Diary of Charles Francis Adams, volume 8

Friday. 4th. CFA Friday. 4th. CFA
Friday. 4th.

Rainy day. I passed a large part of last evening as I forgot to state at the Concert of Madame Caradori Allan. The music was ill selected and pleased me very little. But in witnessing the number of persons present I could not help being struck with a repetition of the same appearance of change in the face of Society. Here was an abundance of persons no one of whom hardly had figured upon this stage ten years ago, and those who had been here were now dissipated, they cannot be dead.

At home all day. Occupied in making a draft of a letter to the Editor of the Courier occasioned by the articles in his paper so anxiously disavowing any responsibility for my letters. I think to assume them to myself in a perfectly distinct manner, and to take the opportunity to restate my principle of action in an intelligible form.1

The day was such as to prevent my going out and to keep us all very quiet at home. Nothing of course transpired. Evening I sat up until rather late writing my final copy of my proposed letter.


Contrary to CFA’s impressions, his letters to Biddle in the Courier had, during his absence from Boston, been given considerable attention by the press. On 28 April the Courier reprinted (p. 2, col. I) part of an article from the Washington Globe (23 April, p. 3, col. 4) praising the letters and the Courier for printing them. This was followed by excerpts from a Boston Centinel article attacking the Courier for them and by reference to a similar attack in the Boston Post. To these, Buckingham attached a further disclaimer that the views of “A Citizen” represented in any way the Courier’s position on the currency question. CFA, in his present letter to the editor, dated 3 May and which would appear in the Courier on the 11th (p. 2, cols. 1–2), made explicit, both in the text and in signing it “A Citizen,” its identity of authorship with the “Letters to Biddle.” Sole responsibility for the views expressed in those letters is taken, and the Courier is explicitly absolved of sharing those views. The author denies any loco-focoism or any desire to defend the administration, and indeed any party purposes. “I am, individually, not a Whig—but neither can I be reckoned among the 35Tories.... It may have been noted down, locofoco, by men who would consider Adam Smith, Hamilton or Gallatin locofoco, if extracts from their writings should now be arrayed against them.” His design was to counter the mistaken policies of Biddle and to support those banks which were disposed to resume specie payments. He had been convinced by the experience “that the expression of independent opinion, in the newspaper press of the day, is so difficult as to impose upon an editor, willing like yourself to allow it, a task he should not hastily be called to perform.”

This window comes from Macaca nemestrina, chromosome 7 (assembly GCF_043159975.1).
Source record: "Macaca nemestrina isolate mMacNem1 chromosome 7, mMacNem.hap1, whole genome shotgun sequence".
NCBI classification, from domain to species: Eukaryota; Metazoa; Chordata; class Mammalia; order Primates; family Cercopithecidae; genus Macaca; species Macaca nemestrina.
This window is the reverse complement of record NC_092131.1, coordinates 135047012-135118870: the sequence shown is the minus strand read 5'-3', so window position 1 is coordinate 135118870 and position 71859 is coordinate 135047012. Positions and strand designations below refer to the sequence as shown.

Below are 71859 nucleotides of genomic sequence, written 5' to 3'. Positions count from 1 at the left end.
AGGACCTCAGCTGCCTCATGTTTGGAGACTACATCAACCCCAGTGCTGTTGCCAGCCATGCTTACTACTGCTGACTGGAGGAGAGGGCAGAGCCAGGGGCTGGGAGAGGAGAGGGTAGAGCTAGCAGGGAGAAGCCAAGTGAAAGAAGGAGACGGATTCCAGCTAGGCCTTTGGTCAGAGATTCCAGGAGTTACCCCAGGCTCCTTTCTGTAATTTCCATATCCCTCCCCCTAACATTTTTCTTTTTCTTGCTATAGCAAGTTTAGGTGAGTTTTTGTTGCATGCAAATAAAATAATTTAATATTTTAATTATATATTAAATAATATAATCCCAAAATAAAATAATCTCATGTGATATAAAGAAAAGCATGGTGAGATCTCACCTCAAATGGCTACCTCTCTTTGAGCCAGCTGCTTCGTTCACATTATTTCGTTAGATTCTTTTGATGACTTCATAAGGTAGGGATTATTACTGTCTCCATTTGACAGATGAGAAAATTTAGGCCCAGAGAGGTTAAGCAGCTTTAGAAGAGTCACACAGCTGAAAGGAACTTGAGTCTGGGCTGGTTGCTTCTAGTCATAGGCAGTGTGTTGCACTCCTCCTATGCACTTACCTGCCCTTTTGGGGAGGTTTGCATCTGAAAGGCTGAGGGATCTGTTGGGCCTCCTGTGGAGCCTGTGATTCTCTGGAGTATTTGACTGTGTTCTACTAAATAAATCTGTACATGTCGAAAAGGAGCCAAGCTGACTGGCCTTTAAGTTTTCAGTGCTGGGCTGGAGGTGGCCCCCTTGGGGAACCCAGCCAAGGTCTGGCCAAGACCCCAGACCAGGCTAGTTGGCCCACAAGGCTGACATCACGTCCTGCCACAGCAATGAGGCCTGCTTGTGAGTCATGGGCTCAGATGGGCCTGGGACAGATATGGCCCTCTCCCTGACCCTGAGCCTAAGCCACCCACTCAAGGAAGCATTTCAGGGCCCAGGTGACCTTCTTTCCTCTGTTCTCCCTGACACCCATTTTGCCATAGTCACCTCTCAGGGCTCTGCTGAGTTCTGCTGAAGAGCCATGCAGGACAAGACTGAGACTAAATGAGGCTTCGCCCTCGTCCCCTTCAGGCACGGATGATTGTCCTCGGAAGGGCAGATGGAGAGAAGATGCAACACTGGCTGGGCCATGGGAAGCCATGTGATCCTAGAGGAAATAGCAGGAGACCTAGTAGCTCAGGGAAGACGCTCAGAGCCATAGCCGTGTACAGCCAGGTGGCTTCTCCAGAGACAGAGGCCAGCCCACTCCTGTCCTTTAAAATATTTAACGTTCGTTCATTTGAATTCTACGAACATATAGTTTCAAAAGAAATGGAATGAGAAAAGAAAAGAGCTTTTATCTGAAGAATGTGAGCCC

Saturday 5th. CFA Saturday 5th. CFA
Saturday 5th.

Weather doubtful, more than half the time showery. T. K. Davis called in the morning and sat talking until noon. We then accompanied my father to see the studio of a sculptor by name Pettrich who called here this morning and who is seeking for employment. He had a bust of Commodore Rodgers which was very good, two of a couple of Indian chiefs done with great spirit and some sketches in charcoal on his walls of the same which appeared to me well done. I think this man has much talent.1

From here we went into Pennsylvania Avenue and I parted from Davis with the object of making a call upon Mr. J. Pope. He is now a Representative from Kentucky.2 I found him in a poor room enough, but enjoying it alone. The surprise to me is that men who live comfortably and even luxuriously at home can submit to spend half their time here in the Metropolis in such lodgings. Conversation mainly political. Pope is disposed to be non committal. He has no fondness for any man among the leaders, and opposes the Administration just enough to keep himself well at home. He appears to be shrewd in his judgment, but not great either by nature or education.

Home. Dine at the President’s by invitation. Mr. Tallmadge and his daughter with his brother the Senator, Mr. Howard, his Wife, and daughter and Miss Swan of Baltimore, Mr. Rives, Mr. Legaré of S.C., T. K. Davis, my Wife and myself with two sons of the President made the company. A small dinner in what used to be called the yellow sitting room, next to the Circular room. The house looks in much better condition than it ever did before within my knowledge. The dinner was therefore very conservative in its character and for a democratic President sufficiently aristocratic. Mr. Van Buren is very well fitted for the ceremonials of Office but I cannot help mistrusting upon more important points a great deficiency within. Perhaps I may be in error. I sat between the sons of the President, two youths of little acquirement and less talent. The dinner was fatiguing and I was glad to get away at ten o’clock home.


Of all the gentlemen whom I have met with here Mr. Rives is the man whose personal address has pleased me most. On my return I found my father reading the Journal of Commerce sent to him containing the letters to Mr. Biddle all in one paper.3 I had expected that press would from its slightly neutral position transfer them as it has done.


Ferdinand Friedrich August Pettrich, a native of Dresden and a student of Thorwaldsen, had come to Washington in 1835. His most productive years would be spent in Rome (Emmanuel Bénézit, Dictionnaire ... des peintres, sculpteurs, 8 vols., Paris, 1960). JQA, in his account of the visit, provides a more detailed survey of the contents of the gallery (Diary, 5 May).


On John Pope, U.S. representative from Ky. and another of LCA’s brothers-in-law, see vol. 1:28. He had been territorial governor of Arkansas until 1835.


The New York Journal of Commerce reprinted CFA’s “Letters to Biddle” on 3 May, p. 1, cols. 1–5.